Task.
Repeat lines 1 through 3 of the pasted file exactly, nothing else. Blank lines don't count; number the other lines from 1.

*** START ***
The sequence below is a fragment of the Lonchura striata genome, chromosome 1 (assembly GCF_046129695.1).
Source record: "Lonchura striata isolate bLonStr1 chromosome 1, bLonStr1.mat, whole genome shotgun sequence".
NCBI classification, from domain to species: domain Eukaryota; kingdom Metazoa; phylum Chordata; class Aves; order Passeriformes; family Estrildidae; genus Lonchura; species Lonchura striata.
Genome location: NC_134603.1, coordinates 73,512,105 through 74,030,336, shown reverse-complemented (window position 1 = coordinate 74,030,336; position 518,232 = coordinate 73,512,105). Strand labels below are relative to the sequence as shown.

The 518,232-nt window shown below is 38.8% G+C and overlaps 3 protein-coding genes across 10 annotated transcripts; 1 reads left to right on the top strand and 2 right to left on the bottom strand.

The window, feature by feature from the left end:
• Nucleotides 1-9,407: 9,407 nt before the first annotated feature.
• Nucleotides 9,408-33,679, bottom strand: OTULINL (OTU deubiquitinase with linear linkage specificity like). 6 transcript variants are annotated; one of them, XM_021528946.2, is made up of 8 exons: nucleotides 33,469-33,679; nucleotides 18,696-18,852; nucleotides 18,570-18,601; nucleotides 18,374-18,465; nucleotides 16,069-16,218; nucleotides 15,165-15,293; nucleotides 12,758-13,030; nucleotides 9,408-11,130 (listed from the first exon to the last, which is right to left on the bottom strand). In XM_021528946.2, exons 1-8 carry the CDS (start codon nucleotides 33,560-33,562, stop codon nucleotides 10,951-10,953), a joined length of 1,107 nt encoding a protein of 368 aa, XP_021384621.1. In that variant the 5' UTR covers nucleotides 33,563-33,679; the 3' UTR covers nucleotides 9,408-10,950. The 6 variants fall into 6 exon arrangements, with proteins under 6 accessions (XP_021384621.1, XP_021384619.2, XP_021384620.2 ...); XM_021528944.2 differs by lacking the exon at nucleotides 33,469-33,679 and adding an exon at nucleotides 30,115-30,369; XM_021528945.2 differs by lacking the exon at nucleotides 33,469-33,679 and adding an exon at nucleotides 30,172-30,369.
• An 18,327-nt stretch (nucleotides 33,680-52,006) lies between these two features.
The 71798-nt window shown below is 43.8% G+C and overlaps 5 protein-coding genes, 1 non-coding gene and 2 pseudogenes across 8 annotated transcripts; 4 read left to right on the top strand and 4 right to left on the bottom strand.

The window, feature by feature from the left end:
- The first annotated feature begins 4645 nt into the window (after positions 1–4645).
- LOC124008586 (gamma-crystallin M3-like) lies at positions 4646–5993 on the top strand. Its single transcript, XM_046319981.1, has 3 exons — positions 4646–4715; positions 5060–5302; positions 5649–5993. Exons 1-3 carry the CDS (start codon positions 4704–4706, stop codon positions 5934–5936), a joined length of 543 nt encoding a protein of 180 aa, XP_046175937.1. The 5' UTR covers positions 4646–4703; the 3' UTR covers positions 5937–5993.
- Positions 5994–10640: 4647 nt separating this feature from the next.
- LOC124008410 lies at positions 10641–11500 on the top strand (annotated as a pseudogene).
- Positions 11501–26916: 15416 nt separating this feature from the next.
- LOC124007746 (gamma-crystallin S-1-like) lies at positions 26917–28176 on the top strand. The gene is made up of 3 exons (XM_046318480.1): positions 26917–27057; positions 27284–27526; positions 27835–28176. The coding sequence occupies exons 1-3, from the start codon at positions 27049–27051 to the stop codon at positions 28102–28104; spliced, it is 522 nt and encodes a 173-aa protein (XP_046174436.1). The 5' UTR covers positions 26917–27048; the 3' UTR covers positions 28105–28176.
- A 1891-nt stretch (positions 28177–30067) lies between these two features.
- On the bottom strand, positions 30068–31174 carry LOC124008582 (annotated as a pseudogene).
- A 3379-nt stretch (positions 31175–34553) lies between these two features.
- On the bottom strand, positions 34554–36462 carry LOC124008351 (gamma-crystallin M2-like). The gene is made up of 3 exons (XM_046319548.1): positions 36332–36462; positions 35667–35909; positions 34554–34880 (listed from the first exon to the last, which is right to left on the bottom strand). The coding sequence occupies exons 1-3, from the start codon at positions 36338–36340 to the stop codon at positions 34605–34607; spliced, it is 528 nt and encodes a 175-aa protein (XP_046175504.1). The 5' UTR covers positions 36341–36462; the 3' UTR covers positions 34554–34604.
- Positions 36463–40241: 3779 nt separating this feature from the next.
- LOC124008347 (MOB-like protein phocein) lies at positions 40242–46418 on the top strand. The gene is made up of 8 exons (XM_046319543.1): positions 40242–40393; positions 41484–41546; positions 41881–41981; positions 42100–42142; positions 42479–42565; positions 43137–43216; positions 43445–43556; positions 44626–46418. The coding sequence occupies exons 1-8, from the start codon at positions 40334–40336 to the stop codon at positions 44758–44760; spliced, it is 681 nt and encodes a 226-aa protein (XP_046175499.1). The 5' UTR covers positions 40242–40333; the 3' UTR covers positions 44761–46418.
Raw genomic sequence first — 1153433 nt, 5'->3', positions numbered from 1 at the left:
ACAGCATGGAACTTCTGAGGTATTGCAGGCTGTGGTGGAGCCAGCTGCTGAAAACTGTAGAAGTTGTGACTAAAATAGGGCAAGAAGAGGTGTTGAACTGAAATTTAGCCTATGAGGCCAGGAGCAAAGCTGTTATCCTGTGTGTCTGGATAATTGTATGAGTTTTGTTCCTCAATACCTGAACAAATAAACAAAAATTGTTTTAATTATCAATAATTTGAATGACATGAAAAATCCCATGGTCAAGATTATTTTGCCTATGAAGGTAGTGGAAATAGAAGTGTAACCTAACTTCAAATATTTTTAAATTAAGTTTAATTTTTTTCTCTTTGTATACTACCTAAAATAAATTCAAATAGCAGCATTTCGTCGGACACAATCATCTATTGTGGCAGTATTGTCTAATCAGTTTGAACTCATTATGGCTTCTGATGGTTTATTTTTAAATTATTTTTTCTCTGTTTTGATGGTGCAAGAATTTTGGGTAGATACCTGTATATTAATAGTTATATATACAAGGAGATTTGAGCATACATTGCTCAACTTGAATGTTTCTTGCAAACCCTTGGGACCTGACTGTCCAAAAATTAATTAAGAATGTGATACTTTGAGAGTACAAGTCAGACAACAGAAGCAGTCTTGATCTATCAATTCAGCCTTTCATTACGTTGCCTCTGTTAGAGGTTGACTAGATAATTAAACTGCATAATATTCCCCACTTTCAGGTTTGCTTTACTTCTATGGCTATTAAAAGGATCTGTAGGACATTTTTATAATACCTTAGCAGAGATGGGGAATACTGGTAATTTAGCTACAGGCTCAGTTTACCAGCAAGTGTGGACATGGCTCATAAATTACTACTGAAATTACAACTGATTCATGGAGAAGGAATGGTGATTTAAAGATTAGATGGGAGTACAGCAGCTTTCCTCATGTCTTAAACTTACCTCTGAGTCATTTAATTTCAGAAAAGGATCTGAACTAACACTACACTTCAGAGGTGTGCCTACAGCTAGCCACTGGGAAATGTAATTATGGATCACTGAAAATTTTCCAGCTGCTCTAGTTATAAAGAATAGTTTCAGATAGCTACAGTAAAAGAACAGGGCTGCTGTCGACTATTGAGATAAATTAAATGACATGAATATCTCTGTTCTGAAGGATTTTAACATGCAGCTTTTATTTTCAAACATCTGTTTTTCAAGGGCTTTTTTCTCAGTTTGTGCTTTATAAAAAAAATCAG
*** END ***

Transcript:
The sequence below is a fragment of the Lonchura striata genome, chromosome 1 (assembly GCF_046129695.1).
Source record: "Lonchura striata isolate bLonStr1 chromosome 1, bLonStr1.mat, whole genome shotgun sequence".
NCBI classification, from domain to species: domain Eukaryota; kingdom Metazoa; phylum Chordata; class Aves; order Passeriformes; family Estrildidae; genus Lonchura; species Lonchura striata.